Report: Rivalry between military and civilians doomed Afghan stabilization
KABUL, Afghanistan — A 17-year U.S. effort designed to pacify large parts of Afghanistan has “mostly failed” due to lack of coordination between civilian agencies and the military, the Special Inspector General for the Reconstruction of Afghanistan said in a report released Thursday.
“The stabilization strategy and the programs used to achieve it were not properly tailored to the Afghan context, and successes in stabilizing Afghan districts rarely lasted longer than the physical presence of coalition troops and civilians,” said the document, the fourth in a series of “lessons learned” reports on the war.
Convincing Afghans to support the Kabul government instead of the insurgents was an inherently political task, but the military took the lead even though the State Department and the U.S. Agency for International Development were better suited for the job, said the report.
It recommended that the State Department should take charge, USAID should do most of the work and that the military should provide support in future contingencies.
SIGAR also recommended creating a special group of civilians who could be deployed rapidly to assist with pacification efforts.
The U.S. military took the lead on stabilization efforts because it had far more resources compared with the understaffed civilian agencies, the report said.
The military prioritized stabilizing the worst-hit areas through security and aid, the report said. This decision caused “significant tensions” between USAID and the military. Under pressure from the military, USAID paid for schools and new roads in areas too dangerous to monitor, leading to corruption.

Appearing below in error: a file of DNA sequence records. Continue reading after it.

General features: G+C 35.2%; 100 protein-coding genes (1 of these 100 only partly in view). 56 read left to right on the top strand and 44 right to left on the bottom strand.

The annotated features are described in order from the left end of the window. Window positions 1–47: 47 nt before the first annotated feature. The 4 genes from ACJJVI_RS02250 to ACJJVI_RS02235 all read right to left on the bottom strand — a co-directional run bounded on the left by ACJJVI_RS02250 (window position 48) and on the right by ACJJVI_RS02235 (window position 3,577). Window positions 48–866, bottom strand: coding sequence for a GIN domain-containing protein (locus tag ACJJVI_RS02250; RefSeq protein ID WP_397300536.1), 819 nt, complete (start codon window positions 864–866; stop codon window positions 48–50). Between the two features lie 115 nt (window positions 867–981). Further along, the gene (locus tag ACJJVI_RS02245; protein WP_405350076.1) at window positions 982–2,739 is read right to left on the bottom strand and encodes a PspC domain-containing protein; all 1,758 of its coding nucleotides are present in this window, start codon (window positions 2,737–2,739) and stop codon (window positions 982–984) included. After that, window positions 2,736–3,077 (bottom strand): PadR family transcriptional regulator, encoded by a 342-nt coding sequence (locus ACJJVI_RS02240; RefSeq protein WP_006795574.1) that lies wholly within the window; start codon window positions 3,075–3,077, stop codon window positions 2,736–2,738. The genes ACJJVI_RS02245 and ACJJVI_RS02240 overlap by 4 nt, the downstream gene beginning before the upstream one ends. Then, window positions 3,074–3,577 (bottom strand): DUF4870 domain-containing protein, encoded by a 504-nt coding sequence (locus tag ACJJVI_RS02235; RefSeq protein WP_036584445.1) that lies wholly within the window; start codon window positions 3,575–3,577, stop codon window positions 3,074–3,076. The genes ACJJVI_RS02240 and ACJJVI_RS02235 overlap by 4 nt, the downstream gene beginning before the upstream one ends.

“Despite some heroic efforts to stabilize insecure and contested areas in Afghanistan between 2002 and 2017, the program mostly failed,” said John Sopko, the special inspector general.
Military leaders and USAID officials often clashed, Sopko said, citing senior USAID leaders who said they were pushed into programs that they did not want to do and that the military “expected us to be bags of cash.”
The military’s focus on contested areas meant areas not fighting against the government did not receive as much aid.
Many Afghans resented how the U.S. built roads and schools for the Taliban’s supporters, Khalid Pashtoon, a legislator representing Kandahar, told Stars and Stripes.
“In Kandahar, the people say, ‘When we are behaving, no one is paying attention, but the people who are causing trouble, they’re the ones receiving money,’ ” Pashtoon said.
One senior USAID official disputed parts of the report’s findings. Larry Sampler, who helped lead USAID’s efforts in Afghanistan and Pakistan from 2013 to 2016, said he rejected the notion of “rivalries” or “significant tensions” between the military and civilian organizations.
“We sometimes operated on different orders, and with different priorities; sometimes that was a good thing, and often it might have appeared to a cursory observer as if we were at odds,” Sampler told Stars and Stripes. “But we were not rivals.”
The report also stated that the U.S. tried to do too much in too little time. Projects that planners knew needed a decade to bear fruit were crammed into 18-month timelines, the report said.
In Helmand, where almost 1,000 U.S. and British troops died fighting the Taliban, stabilization efforts seemed to work, the report noted. As violence diminished, schools and clinics opened, refugees began returning and people began to participate in local governance.
The drawdown of U.S. troops in the region undid that progress, said Marc Chretien, who served as senior State Department adviser to the Marines in Helmand.
Chretien told Stars and Stripes that he returned to the region every month after the drawdown and saw “a slow regression” as the Taliban returned. Today, Helmand is among the most clearly Taliban-controlled provinces in the nation and the Marines have returned.
“If an administration wants the military to succeed, they have to have a long-term commitment,” Chretien said.